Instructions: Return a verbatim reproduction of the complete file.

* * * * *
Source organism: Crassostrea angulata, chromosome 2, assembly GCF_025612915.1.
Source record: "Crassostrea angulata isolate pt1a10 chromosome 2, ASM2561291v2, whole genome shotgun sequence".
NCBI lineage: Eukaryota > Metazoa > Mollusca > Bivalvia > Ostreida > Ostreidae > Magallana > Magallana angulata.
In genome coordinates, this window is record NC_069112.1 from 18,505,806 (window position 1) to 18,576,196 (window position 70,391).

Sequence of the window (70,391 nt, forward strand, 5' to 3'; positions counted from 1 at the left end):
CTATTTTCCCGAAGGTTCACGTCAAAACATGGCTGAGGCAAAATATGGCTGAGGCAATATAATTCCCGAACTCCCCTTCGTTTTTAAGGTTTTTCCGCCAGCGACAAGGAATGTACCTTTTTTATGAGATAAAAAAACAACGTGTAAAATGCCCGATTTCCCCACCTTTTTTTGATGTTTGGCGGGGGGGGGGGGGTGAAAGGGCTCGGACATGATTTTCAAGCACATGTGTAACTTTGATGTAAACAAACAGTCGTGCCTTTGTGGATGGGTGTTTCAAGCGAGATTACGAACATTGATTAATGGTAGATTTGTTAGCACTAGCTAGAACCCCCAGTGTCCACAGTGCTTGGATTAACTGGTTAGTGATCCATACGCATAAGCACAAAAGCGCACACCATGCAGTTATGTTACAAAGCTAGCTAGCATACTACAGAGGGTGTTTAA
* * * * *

Source organism: Crassostrea angulata, chromosome 2, assembly GCF_025612915.1.
Source record: "Crassostrea angulata isolate pt1a10 chromosome 2, ASM2561291v2, whole genome shotgun sequence".
NCBI lineage: Eukaryota > Metazoa > Mollusca > Bivalvia > Ostreida > Ostreidae > Magallana > Magallana angulata.
In genome coordinates, this window is record NC_069112.1 from 18,505,806 (window position 1) to 18,576,196 (window position 70,391).

Sequence of the window (70,391 nt, forward strand, 5' to 3'; positions counted from 1 at the left end):
CTATTTTCCCGAAGGTTCACGTCAAAACATGGCTGAGGCAAAATATGGCTGAGGCAATATAATTCCCGAACTCCCCTTCGTTTTTAAGGTTTTTCCGCCAGCGACAAGGAATGTACCTTTTTTATGAGATAAAAAAACAACGTGTAAAATGCCCGATTTCCCCACCTTTTTTTGATGTTTGGCGGGGGGGGGGGGGTGAAAGGGCTCGGACATGATTTTCAAGCACATGTGTAACTTTGATGTAAACAAACAGTCGTGCCTTTGTGGATGGGTGTTTCAAGCGAGATTACGAACATTGATTAATGGTAGATTTGTTAGCACTAGCTAGAACCCCCAGTGTCCACAGTGCTTGGATTAACTGGTTAGTGATCCATACGCATAAGCACAAAAGCGCACACCATGCAGTTATGTTACAAAGCTAGCTAGCATACTACAGAGGGTGTTTAA